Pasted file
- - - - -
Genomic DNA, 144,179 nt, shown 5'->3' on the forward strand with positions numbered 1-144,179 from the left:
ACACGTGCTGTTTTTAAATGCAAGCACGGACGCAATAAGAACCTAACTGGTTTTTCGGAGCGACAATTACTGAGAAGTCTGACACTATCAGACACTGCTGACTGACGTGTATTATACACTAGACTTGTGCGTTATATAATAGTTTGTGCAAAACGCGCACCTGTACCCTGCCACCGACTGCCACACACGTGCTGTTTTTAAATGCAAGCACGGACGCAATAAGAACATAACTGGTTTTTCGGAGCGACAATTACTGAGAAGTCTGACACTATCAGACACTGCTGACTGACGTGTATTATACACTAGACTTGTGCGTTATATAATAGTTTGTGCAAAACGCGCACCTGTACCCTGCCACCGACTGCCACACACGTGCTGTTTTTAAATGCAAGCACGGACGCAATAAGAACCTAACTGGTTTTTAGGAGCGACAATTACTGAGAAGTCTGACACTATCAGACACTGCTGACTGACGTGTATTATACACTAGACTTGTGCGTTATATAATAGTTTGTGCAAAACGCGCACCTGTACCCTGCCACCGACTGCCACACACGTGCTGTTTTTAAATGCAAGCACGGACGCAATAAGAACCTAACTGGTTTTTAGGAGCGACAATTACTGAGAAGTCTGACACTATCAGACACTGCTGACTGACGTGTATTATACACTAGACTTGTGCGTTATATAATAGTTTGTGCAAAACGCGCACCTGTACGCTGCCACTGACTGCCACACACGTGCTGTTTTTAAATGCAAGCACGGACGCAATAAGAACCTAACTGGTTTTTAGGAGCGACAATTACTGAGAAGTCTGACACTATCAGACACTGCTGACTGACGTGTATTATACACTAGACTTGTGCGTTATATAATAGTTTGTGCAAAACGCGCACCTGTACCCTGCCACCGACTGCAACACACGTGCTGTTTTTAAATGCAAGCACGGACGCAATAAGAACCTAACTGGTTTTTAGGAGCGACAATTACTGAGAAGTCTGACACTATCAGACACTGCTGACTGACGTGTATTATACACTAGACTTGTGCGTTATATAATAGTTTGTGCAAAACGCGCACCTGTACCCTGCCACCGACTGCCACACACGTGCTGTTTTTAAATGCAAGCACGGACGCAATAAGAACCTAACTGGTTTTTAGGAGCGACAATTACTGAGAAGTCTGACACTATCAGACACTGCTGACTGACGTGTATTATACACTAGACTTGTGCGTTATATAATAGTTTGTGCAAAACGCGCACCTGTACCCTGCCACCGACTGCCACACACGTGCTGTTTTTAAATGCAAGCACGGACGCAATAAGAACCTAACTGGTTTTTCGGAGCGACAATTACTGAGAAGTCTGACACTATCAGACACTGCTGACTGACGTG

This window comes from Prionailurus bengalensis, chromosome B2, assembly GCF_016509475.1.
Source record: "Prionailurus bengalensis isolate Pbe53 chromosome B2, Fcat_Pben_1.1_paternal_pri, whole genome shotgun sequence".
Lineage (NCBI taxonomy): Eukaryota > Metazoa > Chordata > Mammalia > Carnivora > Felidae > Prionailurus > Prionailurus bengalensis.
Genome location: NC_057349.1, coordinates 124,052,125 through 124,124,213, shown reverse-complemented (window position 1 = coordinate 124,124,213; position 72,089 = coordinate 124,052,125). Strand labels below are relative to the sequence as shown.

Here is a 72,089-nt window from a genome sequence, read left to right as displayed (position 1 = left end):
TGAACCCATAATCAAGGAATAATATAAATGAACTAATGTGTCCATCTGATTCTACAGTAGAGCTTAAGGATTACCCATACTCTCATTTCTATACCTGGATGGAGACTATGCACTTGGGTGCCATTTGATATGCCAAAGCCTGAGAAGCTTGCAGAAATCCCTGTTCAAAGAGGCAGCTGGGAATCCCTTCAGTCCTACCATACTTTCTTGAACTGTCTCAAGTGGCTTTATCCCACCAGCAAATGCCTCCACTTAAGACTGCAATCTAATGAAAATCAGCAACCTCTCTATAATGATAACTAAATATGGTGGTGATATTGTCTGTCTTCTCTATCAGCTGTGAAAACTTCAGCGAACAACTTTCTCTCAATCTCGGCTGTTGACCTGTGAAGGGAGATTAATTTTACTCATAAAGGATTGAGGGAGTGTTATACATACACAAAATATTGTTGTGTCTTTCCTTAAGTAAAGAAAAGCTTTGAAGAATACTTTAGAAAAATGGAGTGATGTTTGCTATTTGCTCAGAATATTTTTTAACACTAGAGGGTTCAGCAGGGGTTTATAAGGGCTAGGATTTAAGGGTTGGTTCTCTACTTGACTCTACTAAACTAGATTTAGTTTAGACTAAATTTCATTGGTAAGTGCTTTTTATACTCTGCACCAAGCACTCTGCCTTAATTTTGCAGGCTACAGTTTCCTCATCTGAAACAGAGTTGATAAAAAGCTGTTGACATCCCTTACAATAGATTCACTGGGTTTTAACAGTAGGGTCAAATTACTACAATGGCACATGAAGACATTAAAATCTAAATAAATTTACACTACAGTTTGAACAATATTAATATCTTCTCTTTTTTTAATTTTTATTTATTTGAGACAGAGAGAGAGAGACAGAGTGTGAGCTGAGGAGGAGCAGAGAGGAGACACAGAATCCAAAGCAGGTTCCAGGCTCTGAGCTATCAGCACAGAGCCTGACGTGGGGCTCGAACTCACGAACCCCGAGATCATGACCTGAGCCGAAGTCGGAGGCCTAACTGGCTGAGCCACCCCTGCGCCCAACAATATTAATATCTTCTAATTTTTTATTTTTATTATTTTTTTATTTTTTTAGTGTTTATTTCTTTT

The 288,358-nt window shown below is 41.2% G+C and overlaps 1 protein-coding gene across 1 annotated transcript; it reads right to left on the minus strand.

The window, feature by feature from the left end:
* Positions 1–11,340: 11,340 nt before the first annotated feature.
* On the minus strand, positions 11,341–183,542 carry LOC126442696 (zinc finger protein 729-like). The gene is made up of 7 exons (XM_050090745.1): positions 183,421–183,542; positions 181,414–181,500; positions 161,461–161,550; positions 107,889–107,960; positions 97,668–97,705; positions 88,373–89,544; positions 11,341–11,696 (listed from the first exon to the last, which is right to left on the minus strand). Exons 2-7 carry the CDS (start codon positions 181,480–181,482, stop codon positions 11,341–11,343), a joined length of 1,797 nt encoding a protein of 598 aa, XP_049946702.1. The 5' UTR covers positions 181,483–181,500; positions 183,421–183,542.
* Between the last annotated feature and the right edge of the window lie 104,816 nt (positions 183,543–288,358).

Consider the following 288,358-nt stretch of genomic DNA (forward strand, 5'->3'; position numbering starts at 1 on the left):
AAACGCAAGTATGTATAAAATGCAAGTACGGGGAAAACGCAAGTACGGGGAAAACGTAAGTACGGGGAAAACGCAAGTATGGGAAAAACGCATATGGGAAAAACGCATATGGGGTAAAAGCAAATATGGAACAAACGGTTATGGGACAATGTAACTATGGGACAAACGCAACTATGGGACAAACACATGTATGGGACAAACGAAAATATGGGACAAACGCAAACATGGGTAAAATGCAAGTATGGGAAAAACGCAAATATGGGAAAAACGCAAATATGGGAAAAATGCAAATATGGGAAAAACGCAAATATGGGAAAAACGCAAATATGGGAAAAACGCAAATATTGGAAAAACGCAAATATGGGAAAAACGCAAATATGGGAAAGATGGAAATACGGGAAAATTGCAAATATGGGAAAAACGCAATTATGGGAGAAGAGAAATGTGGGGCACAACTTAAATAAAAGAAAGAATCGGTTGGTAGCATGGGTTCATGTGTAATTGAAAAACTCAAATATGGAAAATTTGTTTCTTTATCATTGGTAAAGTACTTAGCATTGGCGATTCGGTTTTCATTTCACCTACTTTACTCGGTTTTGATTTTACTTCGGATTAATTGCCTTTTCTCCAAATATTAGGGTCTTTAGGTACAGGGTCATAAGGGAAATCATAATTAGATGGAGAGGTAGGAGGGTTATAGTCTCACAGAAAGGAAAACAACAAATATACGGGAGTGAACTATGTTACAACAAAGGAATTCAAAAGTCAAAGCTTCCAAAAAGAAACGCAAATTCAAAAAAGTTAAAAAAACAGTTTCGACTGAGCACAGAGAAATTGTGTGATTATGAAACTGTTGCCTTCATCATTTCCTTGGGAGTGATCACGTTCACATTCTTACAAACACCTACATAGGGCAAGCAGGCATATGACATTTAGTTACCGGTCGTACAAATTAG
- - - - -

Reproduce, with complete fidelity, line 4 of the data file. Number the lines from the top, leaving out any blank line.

Source record: "Prionailurus bengalensis isolate Pbe53 chromosome B2, Fcat_Pben_1.1_paternal_pri, whole genome shotgun sequence".